God’s love is deepest in us, as the very ground of our being. It is here in our deepest self that our desire to love and be loved that will only ultimately be satisfied in God, rises to enter into him.  Inspired by and supported with as much of  God’s love that our weakness can contain, our love must try to pierce and pass through the cloud that stands between us and God; this cloud that arises from evil powers residing deep down in our unconscious mind. It is here that powerful, unruly and unacceptable urges, impulses and drives rise from what Freud called the Id, to disturb, disrupt and distort pure rational thought and action. Apart from occasional ‘Freudian slips’, they remain hidden from view. They most usually rise from the unconscious like a ‘malign miasma’ to hover over our conscious mind to seep into it surreptitiously to influence all we say and do without us being aware of what is happening. These perverted urges that lurk deep down within our unconscious do not have their ultimate origin in ‘nature’ or ‘nurture,’ but they do influence them. They influence them by determining their strength and the way in which each person is individually controlled by them. However, I do not intend to delve any further into depth psychology, for salvation, sanctification and mystical transformation do not come from psychology, but from the knowledge and practice of mystical theology that details the power of divine love and how to receive it.

A Mystical Meeting Point

With perseverance in prayer, our desire for the fullness of Love, suffused by the divine, can alone gradually penetrate through the cloud that would stop and stifle it. Eventually, in many years of inspired endeavor, our desire reaches an otherworldly mystical meeting point when the sparks of God’s love from within us on earth meet, to be engulfed in the furnace of God’s love in heaven. It is then that our love, and the desire that directed it Godward, becomes like a spiritual lightning conductor, to which I referred before, that enables the fullness of God’s love to be drawn down to do what is impossible without it. If we believe that we alone can combat, confound, and conquer the powers of evil within us then we would not only fail but more often than not be conquered by them ourselves. However, after the mystical meeting point in which the divine and the human are united, the very love that enabled us to rise to God enables his love to descend into us, gradually dispelling and destroying the powers of evil within. These are the powers that prevent the fulness of God’s indwelling from possessing every part of us in the Transforming Union. This is the union in which a sinner is transformed into a saint.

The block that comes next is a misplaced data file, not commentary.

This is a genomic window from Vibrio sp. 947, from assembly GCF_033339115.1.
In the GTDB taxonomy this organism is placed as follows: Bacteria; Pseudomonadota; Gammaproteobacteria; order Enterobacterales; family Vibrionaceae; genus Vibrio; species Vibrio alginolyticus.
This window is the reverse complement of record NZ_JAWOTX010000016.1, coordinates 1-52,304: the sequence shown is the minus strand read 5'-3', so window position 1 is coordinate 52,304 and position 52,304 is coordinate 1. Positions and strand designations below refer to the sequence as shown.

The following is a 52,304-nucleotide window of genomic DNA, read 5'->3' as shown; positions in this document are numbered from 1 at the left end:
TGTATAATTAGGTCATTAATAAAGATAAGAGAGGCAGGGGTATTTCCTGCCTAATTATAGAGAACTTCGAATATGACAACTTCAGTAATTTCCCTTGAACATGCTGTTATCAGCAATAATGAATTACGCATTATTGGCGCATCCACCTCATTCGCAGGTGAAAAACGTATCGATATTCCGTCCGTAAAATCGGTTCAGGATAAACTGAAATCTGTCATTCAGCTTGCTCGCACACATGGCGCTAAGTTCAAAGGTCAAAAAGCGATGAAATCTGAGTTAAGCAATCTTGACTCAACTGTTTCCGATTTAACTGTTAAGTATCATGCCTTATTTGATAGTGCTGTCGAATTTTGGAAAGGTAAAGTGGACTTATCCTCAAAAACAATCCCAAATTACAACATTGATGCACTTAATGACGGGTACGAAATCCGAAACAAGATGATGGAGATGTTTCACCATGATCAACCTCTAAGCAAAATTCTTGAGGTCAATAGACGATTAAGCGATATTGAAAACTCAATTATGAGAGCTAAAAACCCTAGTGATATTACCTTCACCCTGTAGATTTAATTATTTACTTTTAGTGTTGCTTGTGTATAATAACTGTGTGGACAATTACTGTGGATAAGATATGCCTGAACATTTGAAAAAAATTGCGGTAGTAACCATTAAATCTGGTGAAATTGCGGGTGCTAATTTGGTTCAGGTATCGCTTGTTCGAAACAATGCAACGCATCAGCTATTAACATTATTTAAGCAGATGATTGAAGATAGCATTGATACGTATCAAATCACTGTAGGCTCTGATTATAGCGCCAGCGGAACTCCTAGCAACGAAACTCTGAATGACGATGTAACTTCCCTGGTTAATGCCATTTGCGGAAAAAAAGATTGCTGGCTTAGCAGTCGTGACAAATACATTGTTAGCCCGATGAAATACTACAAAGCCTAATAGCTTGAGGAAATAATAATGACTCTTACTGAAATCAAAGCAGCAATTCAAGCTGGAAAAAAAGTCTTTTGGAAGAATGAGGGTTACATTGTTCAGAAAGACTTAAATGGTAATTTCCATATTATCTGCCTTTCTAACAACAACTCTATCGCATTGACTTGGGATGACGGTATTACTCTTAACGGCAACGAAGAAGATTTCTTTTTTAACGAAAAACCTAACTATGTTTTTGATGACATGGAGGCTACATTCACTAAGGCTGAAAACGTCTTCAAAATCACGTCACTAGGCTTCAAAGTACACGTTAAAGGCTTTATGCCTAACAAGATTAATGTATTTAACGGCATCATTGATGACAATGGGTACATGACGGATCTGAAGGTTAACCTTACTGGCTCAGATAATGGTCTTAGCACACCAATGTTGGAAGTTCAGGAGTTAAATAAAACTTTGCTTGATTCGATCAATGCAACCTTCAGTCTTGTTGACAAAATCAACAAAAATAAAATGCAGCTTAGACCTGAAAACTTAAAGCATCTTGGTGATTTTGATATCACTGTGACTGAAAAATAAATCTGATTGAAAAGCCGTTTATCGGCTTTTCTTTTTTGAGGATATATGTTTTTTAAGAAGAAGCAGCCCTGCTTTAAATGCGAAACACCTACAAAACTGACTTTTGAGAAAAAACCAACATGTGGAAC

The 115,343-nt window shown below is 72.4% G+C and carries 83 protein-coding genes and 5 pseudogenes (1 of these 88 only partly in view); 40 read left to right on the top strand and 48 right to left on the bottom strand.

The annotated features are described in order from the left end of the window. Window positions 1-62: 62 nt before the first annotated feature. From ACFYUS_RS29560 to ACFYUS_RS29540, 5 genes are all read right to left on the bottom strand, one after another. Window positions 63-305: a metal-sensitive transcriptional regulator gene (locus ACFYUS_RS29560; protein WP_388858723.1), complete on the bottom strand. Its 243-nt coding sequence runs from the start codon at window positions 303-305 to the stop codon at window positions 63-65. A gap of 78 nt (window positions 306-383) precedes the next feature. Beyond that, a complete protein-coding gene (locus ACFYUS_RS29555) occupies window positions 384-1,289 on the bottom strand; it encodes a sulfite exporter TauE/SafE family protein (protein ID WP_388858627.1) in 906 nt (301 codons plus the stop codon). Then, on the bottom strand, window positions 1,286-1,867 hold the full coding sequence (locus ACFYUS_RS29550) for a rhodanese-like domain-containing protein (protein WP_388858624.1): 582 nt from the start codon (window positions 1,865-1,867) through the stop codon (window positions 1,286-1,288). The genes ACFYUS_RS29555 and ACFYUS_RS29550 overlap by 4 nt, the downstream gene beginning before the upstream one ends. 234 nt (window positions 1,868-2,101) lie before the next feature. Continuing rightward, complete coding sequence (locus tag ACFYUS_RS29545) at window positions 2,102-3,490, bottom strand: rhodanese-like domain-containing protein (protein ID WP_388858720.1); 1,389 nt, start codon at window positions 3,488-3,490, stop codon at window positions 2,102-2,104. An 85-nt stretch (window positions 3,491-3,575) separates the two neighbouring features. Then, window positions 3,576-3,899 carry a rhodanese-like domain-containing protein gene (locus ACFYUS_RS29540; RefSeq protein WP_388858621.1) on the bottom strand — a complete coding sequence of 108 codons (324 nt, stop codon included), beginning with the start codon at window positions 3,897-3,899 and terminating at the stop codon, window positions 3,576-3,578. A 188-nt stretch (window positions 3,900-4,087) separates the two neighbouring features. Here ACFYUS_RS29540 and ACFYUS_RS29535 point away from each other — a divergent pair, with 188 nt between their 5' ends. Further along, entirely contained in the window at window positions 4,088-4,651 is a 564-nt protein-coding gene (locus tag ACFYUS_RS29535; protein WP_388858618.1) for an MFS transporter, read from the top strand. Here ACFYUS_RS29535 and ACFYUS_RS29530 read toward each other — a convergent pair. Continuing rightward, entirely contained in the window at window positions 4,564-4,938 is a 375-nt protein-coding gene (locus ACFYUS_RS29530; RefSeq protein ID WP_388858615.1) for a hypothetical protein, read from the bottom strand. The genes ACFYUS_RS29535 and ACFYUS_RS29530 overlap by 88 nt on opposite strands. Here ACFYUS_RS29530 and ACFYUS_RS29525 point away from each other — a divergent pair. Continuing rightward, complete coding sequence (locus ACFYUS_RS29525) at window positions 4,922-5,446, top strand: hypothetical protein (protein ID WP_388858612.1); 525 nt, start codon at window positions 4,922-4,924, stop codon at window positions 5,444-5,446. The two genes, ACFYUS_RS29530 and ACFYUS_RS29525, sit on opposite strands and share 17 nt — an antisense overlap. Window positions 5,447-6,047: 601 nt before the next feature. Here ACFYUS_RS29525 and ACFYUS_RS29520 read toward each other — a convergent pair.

Jacob’s Ladder, or The Ladder of Perfection

Whereas I have used the analogy of a lightning conductor, ancient writers use the analogy of Jacob’s ladder, or the ladder of perfection, to signify the vehicle by which our love rises with God’s angelic help into God and his love descends into us. This enables God’s love to come down and enter into us, gradually dispersing the clouds that have been hiding his presence. This finally leads to the profound union, often called the Spiritual or the Mystical Marriage, for which we have always longed begins to take place. This is indeed heaven on earth, Paradise regained and a foretaste of the perfect Paradise to come. This whole journey has been taking place in the mystical body of Christ, ultimately brought about by God in what has been called the Passive Night, when after we have done all we can, God’s love does the rest, because we have chosen to admit him in the Active Night.